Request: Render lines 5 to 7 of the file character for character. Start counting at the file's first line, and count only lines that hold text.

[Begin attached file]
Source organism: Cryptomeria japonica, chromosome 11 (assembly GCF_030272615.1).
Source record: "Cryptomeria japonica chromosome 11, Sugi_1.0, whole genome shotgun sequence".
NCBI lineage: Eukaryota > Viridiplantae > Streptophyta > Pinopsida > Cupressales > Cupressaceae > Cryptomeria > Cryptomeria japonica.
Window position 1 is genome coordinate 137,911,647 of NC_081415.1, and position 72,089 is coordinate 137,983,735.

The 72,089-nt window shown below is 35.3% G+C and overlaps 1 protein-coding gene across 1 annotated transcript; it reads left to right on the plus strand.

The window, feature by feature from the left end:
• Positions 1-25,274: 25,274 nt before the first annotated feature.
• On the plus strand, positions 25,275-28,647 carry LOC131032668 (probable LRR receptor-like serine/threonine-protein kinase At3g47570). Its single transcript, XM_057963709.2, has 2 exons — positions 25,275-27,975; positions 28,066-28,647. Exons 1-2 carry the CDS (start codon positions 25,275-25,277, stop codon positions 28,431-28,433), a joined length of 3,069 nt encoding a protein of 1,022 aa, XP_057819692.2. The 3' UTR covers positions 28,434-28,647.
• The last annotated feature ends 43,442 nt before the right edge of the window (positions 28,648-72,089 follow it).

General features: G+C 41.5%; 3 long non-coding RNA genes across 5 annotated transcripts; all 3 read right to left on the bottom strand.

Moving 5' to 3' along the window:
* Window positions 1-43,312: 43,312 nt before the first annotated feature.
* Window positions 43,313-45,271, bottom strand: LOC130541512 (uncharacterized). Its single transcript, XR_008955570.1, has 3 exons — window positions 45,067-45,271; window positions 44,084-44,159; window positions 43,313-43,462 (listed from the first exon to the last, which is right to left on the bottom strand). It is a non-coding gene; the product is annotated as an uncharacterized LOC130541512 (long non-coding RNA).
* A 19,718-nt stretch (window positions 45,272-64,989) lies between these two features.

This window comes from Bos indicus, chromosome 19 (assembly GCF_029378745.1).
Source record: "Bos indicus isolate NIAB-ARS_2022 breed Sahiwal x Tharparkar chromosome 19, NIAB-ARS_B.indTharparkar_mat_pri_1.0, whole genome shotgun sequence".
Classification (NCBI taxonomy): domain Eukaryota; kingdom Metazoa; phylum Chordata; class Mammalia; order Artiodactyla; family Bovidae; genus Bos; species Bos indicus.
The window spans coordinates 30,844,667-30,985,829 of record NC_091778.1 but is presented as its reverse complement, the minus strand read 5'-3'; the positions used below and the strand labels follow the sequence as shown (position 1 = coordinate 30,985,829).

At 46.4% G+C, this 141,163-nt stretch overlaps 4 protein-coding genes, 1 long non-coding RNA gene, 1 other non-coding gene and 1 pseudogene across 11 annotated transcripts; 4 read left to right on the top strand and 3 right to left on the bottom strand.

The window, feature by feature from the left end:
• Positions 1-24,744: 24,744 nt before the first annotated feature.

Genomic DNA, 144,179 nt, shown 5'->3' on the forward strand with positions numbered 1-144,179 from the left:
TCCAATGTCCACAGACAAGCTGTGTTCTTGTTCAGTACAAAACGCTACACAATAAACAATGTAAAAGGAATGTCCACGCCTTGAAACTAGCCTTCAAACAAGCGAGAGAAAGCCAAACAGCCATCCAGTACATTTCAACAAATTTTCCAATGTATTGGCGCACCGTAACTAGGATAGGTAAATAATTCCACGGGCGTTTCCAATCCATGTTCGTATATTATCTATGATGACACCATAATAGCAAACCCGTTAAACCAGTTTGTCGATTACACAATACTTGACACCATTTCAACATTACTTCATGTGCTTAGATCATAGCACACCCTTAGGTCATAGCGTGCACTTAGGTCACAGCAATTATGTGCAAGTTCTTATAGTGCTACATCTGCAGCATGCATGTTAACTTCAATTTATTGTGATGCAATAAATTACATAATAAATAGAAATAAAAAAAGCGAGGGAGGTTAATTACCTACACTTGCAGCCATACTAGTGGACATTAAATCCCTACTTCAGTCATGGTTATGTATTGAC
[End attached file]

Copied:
The 72,089-nt window shown below is 35.3% G+C and overlaps 1 protein-coding gene across 1 annotated transcript; it reads left to right on the plus strand.

The window, feature by feature from the left end:
• Positions 1-25,274: 25,274 nt before the first annotated feature.